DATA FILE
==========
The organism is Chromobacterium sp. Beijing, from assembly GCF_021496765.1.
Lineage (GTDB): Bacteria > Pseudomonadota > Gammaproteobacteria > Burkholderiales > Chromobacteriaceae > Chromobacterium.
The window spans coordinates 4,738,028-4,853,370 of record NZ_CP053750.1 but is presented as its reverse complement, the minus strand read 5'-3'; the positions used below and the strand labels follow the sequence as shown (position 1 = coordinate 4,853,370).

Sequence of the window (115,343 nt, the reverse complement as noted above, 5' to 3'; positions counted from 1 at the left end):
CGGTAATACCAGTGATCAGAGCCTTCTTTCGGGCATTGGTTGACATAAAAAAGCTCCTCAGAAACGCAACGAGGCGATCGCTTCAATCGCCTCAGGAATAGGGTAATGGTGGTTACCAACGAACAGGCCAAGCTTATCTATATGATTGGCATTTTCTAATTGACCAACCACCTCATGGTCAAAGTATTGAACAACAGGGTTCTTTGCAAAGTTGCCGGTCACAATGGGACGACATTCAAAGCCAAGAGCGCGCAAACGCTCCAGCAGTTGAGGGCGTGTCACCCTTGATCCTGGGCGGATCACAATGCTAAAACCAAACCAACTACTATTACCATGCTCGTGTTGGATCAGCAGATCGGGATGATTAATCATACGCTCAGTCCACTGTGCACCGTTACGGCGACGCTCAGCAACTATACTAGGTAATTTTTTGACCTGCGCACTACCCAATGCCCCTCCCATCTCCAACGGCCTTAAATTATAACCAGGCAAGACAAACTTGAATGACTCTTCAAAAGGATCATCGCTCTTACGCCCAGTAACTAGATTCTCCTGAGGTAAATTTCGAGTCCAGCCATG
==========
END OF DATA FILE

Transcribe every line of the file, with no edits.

The organism is Chromobacterium sp. Beijing, from assembly GCF_021496765.1.
Lineage (GTDB): Bacteria > Pseudomonadota > Gammaproteobacteria > Burkholderiales > Chromobacteriaceae > Chromobacterium.
The window spans coordinates 4,738,028-4,853,370 of record NZ_CP053750.1 but is presented as its reverse complement, the minus strand read 5'-3'; the positions used below and the strand labels follow the sequence as shown (position 1 = coordinate 4,853,370).

Sequence of the window (115,343 nt, the reverse complement as noted above, 5' to 3'; positions counted from 1 at the left end):
CGGTAATACCAGTGATCAGAGCCTTCTTTCGGGCATTGGTTGACATAAAAAAGCTCCTCAGAAACGCAACGAGGCGATCGCTTCAATCGCCTCAGGAATAGGGTAATGGTGGTTACCAACGAACAGGCCAAGCTTATCTATATGATTGGCATTTTCTAATTGACCAACCACCTCATGGTCAAAGTATTGAACAACAGGGTTCTTTGCAAAGTTGCCGGTCACAATGGGACGACATTCAAAGCCAAGAGCGCGCAAACGCTCCAGCAGTTGAGGGCGTGTCACCCTTGATCCTGGGCGGATCACAATGCTAAAACCAAACCAACTACTATTACCATGCTCGTGTTGGATCAGCAGATCGGGATGATTAATCATACGCTCAGTCCACTGTGCACCGTTACGGCGACGCTCAGCAACTATACTAGGTAATTTTTTGACCTGCGCACTACCCAATGCCCCTCCCATCTCCAACGGCCTTAAATTATAACCAGGCAAGACAAACTTGAATGACTCTTCAAAAGGATCATCGCTCTTACGCCCAGTAACTAGATTCTCCTGAGGTAAATTTCGAGTCCAGCCATG